A bizarre new invention allows 3D-printed 'microfish' to travel through the bloodstream to deliver medicine and clear out toxins.
It sounds stranger than science fiction, but researchers at the University of California want to inject medical “microfish” robots into peoples’ bloodstreams to clear up toxins and deliver medicine internally. According to a report from Tech Crunch, scientists have figured out how to 3D-print the tiny robots using various materials that interact with their environments.
The robots contain nanoparticles that can be used to directly inject chemicals into cells and tissues, which could revolutionize the way doctors administer medicine to patients. The custom-printed microbots are equipped with functional nanoparticles that use platinum to react with hydrogen peroxide, thrusting the robot forward. They also use magnetic iron oxide nanoparticles in the front to steer the robots through the blood.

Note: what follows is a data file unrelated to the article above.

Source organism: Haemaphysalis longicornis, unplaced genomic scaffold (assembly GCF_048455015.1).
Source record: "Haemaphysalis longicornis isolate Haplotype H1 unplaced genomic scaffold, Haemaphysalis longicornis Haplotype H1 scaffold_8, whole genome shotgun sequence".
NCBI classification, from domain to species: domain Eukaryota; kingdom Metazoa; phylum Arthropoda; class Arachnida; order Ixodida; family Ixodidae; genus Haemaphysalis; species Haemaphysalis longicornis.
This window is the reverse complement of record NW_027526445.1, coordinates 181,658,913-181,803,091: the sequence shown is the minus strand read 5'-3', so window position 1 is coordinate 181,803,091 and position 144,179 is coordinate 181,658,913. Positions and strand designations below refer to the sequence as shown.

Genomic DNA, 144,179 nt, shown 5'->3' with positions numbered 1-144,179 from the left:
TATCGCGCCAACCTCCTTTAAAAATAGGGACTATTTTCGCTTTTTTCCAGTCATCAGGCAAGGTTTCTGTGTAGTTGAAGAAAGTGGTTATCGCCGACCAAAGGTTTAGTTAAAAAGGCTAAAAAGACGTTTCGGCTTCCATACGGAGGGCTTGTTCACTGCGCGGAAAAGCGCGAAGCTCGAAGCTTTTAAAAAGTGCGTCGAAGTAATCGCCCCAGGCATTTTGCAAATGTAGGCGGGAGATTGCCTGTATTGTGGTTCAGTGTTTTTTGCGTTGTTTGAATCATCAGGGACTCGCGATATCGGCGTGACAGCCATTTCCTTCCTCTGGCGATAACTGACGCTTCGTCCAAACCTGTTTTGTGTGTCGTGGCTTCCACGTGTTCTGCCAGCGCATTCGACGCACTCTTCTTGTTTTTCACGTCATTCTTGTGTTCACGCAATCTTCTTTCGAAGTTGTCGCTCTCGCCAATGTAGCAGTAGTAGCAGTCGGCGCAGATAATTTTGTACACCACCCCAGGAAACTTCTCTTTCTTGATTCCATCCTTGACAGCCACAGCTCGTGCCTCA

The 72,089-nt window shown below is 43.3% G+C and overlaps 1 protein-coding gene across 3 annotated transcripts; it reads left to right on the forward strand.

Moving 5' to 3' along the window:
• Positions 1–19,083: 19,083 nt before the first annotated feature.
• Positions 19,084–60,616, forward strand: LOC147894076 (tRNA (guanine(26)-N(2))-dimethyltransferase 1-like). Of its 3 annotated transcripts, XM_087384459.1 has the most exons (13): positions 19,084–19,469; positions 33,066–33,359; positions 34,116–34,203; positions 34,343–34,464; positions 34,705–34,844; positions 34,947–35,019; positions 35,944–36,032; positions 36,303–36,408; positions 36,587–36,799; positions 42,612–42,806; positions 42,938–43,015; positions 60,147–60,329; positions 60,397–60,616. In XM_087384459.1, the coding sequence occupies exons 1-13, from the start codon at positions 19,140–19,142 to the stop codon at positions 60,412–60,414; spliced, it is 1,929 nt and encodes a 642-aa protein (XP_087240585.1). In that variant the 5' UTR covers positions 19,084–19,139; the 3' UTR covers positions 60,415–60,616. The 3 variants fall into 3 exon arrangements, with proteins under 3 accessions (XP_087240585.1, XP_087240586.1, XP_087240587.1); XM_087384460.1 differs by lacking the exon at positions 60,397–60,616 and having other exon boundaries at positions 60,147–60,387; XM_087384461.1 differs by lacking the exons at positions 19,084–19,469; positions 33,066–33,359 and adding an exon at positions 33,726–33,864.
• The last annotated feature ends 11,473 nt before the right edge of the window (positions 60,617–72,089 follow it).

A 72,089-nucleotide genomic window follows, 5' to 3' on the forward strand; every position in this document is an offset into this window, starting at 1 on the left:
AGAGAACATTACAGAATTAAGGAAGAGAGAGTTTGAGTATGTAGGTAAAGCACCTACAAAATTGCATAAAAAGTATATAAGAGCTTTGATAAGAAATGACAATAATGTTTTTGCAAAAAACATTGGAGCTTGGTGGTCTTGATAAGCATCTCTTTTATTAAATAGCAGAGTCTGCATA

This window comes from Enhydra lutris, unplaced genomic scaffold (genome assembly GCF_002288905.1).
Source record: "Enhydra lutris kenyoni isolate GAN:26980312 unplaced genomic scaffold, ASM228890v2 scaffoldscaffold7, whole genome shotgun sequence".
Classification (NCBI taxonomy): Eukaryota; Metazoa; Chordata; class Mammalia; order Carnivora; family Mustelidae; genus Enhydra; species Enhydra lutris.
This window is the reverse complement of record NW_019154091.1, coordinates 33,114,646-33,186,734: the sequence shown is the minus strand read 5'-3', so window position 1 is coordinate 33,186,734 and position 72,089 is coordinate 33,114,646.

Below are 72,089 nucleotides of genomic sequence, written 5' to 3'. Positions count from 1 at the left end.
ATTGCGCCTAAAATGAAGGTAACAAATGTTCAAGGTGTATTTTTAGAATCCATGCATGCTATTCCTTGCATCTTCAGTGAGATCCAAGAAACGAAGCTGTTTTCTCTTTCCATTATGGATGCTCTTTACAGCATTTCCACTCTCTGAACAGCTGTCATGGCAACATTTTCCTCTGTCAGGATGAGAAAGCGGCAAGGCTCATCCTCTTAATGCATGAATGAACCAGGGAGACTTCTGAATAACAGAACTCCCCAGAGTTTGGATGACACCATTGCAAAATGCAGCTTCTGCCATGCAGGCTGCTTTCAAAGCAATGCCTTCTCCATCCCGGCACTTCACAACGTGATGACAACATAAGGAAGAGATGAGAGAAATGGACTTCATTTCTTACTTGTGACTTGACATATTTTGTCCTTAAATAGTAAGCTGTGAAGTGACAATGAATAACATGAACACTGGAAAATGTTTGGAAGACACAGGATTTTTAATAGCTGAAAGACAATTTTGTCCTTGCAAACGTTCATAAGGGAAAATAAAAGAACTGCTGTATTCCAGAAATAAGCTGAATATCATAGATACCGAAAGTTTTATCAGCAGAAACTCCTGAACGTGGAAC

The robots could make up a part of new-and-improved drug delivery systems. They can remove toxins from the water with polydiacetylene (PDA) nanoparticles, which capture toxins similar to the ones found in bee’s venom. The swimming fish robots grabbed and neutralized toxins faster and more efficiently than other normal chemical means.
The tiny fish robots can cover a significant amount of area by swimming throughout the blood stream, and doctors may one day be able to locally inject the nanobots to perform specific functions without being too invasive. It will be years before the technology is ready for widespread use, but it is an exciting step forward in the ever-changing field of nanotechnology.